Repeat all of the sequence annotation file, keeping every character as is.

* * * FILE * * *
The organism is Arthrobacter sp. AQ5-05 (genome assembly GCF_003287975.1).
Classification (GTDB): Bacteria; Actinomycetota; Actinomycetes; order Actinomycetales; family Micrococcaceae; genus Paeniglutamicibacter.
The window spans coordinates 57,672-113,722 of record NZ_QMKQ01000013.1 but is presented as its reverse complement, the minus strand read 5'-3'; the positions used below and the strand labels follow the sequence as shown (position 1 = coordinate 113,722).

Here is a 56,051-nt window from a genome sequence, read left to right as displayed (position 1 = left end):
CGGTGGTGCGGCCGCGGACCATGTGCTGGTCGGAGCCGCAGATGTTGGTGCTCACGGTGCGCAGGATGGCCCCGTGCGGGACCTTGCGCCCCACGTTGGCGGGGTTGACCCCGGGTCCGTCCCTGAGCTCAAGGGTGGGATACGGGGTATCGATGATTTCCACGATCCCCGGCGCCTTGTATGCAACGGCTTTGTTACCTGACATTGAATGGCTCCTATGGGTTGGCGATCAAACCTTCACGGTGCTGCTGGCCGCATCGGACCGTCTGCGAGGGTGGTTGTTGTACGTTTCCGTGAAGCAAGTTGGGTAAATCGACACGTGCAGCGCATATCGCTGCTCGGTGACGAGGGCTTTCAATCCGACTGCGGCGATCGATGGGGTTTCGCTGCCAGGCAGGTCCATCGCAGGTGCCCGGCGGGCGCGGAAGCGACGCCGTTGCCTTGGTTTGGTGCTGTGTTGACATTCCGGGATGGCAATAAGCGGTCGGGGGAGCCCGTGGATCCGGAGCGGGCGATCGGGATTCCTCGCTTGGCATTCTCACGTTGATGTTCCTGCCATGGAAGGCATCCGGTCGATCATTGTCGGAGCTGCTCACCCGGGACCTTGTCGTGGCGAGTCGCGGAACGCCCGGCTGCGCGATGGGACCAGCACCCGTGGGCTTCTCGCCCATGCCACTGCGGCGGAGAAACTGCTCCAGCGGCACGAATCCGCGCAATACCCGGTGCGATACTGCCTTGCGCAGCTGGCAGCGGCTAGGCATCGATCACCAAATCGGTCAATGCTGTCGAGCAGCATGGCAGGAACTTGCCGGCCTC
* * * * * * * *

The organism is Arthrobacter sp. AQ5-05 (genome assembly GCF_003287975.1).
Classification (GTDB): Bacteria; Actinomycetota; Actinomycetes; order Actinomycetales; family Micrococcaceae; genus Paeniglutamicibacter.
The window spans coordinates 57,672-113,722 of record NZ_QMKQ01000013.1 but is presented as its reverse complement, the minus strand read 5'-3'; the positions used below and the strand labels follow the sequence as shown (position 1 = coordinate 113,722).

Here is a 56,051-nt window from a genome sequence, read left to right as displayed (position 1 = left end):
CGGTGGTGCGGCCGCGGACCATGTGCTGGTCGGAGCCGCAGATGTTGGTGCTCACGGTGCGCAGGATGGCCCCGTGCGGGACCTTGCGCCCCACGTTGGCGGGGTTGACCCCGGGTCCGTCCCTGAGCTCAAGGGTGGGATACGGGGTATCGATGATTTCCACGATCCCCGGCGCCTTGTATGCAACGGCTTTGTTACCTGACATTGAATGGCTCCTATGGGTTGGCGATCAAACCTTCACGGTGCTGCTGGCCGCATCGGACCGTCTGCGAGGGTGGTTGTTGTACGTTTCCGTGAAGCAAGTTGGGTAAATCGACACGTGCAGCGCATATCGCTGCTCGGTGACGAGGGCTTTCAATCCGACTGCGGCGATCGATGGGGTTTCGCTGCCAGGCAGGTCCATCGCAGGTGCCCGGCGGGCGCGGAAGCGACGCCGTTGCCTTGGTTTGGTGCTGTGTTGACATTCCGGGATGGCAATAAGCGGTCGGGGGAGCCCGTGGATCCGGAGCGGGCGATCGGGATTCCTCGCTTGGCATTCTCACGTTGATGTTCCTGCCATGGAAGGCATCCGGTCGATCATTGTCGGAGCTGCTCACCCGGGACCTTGTCGTGGCGAGTCGCGGAACGCCCGGCTGCGCGATGGGACCAGCACCCGTGGGCTTCTCGCCCATGCCACTGCGGCGGAGAAACTGCTCCAGCGGCACGAATCCGCGCAATACCCGGTGCGATACTGCCTTGCGCAGCTGGCAGCGGCTAGGCATCGATCACCAAATCGGTCAATGCTGTCGAGCAGCATGGCAGGAACTTGCCGGCCTC